The wine regions of France are simply magnifique.
Every winery in France has its own thing going for it. And as you can imagine, there are literally thousands – so many, that your little tasting trip around the French wine regions would take almost 8 years, keeping up a tidy schedule of one new wine per day. Better start planning then…
Alors, before we start, let’s get something straight about French wine talk: why are French wine bottles labelled by place and not by the type of grape? It all filters down to a little something les Français call terroir. Meaning, it’s the place and not the plant that works magic. It could be the soil, the weather, the slope, and many other kinds of environmental voo-doo; either way, the French swear by it.
One final tip on selecting and budgeting for your wines: the more specific the area of origin (e.g. vineyard, village, region), the fancier the class.
Bordeaux – Classic Reds
Let’s start with one of the French wine regions that no one can turn down: Bordeaux, land of the indulgent red and the Dordogne and Garonne rivers. You’ll find concoctions of down-to-earth Merlot, juicy Malbec, light Cabernet Franc, dark Cabernet Sauvignon, and herbal Petit Verdot here. The blends are beautiful.
STAY IN: Bordeaux, obviously. Who can resist a coastal city? Watch out for the majestic Place de la Bourse, with its magical “Miroir d’Eau”.
Loire Valley – Smooth Whites
The Atlantic French wine region of Muscadet conjures up delicate, dry white wines. They taste even better when the lees (dead yeast) are left to sit in the wine after it has been fermented. Honestly, dead yeast works miracles: the wine’s texture is much creamier. If you’re looking for that extra touch, keep an eye out for the phrase “sur lie” on the label.
STAY IN: Nantes, a typically beautiful city with a very unusual character. See Daniel Buren’s luminous Rings at night and remember that the world’s first public transport buses were set in motion here.
Alsace – Germanic Whites
Great teamwork, guys. The Franco-German region of Alsace is a bit of a hybrid, and sits right on top of the Rhine and the borders of Germany and Switzerland.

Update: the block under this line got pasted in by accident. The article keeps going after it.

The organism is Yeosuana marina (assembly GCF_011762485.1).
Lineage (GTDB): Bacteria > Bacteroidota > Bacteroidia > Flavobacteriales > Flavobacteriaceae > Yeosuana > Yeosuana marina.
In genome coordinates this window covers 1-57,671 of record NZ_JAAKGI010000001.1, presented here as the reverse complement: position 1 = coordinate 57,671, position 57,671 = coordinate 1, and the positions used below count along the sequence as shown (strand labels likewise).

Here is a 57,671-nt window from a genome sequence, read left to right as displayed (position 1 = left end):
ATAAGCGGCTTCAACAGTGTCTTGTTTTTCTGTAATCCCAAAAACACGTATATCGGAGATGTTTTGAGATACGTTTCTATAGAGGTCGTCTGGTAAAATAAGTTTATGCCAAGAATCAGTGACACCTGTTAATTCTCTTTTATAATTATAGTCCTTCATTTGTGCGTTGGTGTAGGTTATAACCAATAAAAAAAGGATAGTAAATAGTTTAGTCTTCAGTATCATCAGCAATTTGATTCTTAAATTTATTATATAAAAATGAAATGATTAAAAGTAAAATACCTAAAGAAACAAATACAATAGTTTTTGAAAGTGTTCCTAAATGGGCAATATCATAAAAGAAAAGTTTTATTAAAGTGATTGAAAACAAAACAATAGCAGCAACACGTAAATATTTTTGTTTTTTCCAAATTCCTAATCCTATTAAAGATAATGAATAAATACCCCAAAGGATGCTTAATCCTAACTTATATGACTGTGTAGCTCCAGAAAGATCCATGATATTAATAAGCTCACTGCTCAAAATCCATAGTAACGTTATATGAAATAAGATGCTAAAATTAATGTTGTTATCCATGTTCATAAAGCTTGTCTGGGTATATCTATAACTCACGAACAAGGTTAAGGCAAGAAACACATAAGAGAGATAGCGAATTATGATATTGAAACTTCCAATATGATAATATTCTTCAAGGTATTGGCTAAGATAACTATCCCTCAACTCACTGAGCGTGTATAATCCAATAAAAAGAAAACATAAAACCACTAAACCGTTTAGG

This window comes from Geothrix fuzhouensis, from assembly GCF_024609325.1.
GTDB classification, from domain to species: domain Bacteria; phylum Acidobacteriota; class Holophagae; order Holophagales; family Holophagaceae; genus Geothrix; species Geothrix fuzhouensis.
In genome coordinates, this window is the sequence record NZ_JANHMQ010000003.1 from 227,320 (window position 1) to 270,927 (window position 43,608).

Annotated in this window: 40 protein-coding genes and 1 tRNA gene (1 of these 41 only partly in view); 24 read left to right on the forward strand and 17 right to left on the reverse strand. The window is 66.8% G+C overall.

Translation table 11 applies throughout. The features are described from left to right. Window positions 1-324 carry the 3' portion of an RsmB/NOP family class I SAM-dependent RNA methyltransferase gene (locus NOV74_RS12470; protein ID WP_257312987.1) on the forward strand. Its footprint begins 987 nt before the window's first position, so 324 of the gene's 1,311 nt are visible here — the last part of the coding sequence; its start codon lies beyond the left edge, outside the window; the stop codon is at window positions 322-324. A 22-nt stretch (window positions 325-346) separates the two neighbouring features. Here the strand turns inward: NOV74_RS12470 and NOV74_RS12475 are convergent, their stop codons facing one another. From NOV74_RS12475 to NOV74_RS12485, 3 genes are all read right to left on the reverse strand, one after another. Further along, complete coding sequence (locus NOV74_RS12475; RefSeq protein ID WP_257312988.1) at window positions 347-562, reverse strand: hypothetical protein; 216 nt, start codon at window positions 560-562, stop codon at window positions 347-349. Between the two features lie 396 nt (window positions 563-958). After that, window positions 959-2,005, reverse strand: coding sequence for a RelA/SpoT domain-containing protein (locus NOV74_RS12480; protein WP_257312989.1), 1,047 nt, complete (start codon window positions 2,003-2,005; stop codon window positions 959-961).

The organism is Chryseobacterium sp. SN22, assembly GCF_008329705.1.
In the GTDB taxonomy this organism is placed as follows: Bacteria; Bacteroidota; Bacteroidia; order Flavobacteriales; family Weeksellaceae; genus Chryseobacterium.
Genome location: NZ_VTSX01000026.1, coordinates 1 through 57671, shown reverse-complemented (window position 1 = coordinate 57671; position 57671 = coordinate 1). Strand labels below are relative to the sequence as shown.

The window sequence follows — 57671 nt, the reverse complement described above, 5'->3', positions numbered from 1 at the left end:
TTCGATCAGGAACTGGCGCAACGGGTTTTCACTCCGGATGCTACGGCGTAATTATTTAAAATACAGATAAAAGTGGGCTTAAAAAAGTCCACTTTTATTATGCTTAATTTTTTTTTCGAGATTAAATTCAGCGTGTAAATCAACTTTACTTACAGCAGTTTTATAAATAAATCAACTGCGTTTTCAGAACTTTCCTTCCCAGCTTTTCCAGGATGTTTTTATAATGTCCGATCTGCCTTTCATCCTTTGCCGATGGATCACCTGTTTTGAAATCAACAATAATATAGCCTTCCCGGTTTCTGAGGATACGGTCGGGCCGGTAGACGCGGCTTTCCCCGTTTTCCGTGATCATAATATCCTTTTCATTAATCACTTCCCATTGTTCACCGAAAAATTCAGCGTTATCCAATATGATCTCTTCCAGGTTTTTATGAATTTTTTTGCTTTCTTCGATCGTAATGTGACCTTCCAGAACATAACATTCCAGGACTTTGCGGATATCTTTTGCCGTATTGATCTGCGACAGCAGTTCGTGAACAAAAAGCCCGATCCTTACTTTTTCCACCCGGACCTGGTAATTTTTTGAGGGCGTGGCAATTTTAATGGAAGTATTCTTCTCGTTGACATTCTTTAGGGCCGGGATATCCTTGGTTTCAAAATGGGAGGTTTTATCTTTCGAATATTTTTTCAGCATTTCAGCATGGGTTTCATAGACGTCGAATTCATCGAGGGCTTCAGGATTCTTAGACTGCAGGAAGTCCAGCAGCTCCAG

So think dry twists on usually sweet German classics, such Riesling and Gewurztraminer. Alsatian Pinot Gris and Muscat (yep, not the Muscadet you just read about) wines are citrusy and peachy.
STAY IN: Strasbourg, for its colourful, timbered houses, and the home of the European Parliament.
Burgundy – Unbeatable
Burgundy is the champ of French wine regions. The whites and reds of Bourgogne (the French for Burgundy) are considered to be the best in world. And more than any other of the wine regions of France, terroir is key, down to the individual vineyard. Pinot Noir and Chardonnay grapes are taken to a whole new level.
Why does it taste so good? Fossils and limestone. A couple of hundred million years ago, Burgundy’s soils were under an ocean teeming with creatures, and over time the coral, shells, algae and faeces were squeezed and ground down into the layer of limestone that feeds the Burgundian wine regions today, leaving a hint of minerals on your tongue. Yummy.
STAY IN: Dijon, home of mustard, an enchanting covered market and fabulous architecture (a catalogue from Renaissance to Gothic). This is a great autumn destination, thanks to the Dijon International Gastronomy Fair in November!
Champagne – Bien sûr!
Of course we have to give Champagne a mention. The first thing that any wine snob worth their salt will tell you is that it’s not real Champagne unless it actually comes from the French wine region of Champagne (terroir!).
The rules stay strict in Champagne as well – after centuries of experiments, the law now specifies where vineyards are allowed to grow certain grapes.
Why is it so expensive? The cooler climates in this northern French wine region make life tough for growers, and then on top of that, they use the old traditional method (often globally called the Champagne method). The wine is fermented twice: in stage two, yeast and sugar are added, and the lees have to rest in the bottle for anything between two to three years.
During this time, riddling takes place: the bottles are placed neck first in A-board-shaped racks, and these racks are slowly lowered over time to make the bottles more and more vertical, until finally the yeast particles slide into the neck. The necks are then frozen, the caps are released, and WHOOSH! Out pops the yeast and in goes a little bit of sugar.
STAY IN: Reims, the spiritual capital of bubbly, and take a day trip to Épernay so that Moët & Chandon explain their price tags on an in-depth cellar tour. Or stay in the medieval town of Troyes, home of the guy who gave us the Arthurian romance, Chrétien de Troyes.
Provence – Summery Rosés
There are a thousand reasons to visit Provence, one of which is its rosé. Provence is the grandmother of French wine regions, considering wines have been made here since the Romans.
Their traditions have been honed and handed down to some more recent wine enthusiasts: Brangelina. Their Miraval vineyard, bought in 2008 and run by a family of local wine-making heroes, produced rosés that could have won Oscars; hopefully the split won’t cut Miraval’s winning streak.
STAY IN: More than any other region, Provence has options. There’s Cézanne’s Aix-en-Provence or the former Popes’ HQ, Avignon, which are close to lavender and sunflower fields. For olives, bigger cities and soap, go south: Marseille, Cannes and Nice are all on the Mediterranean coast.
If your main requirement is an airport, make Marseille your base.
Sacré bleu! French Wine Regions are Bountiful
And not just in the juice of the gods: as you can tell from our roll call (a mere selection, let me tell you), the wine regions of France are overflowing with natural beauty, culture, and royal glamour. Nothing for it but to take a big old road trip: allons-y!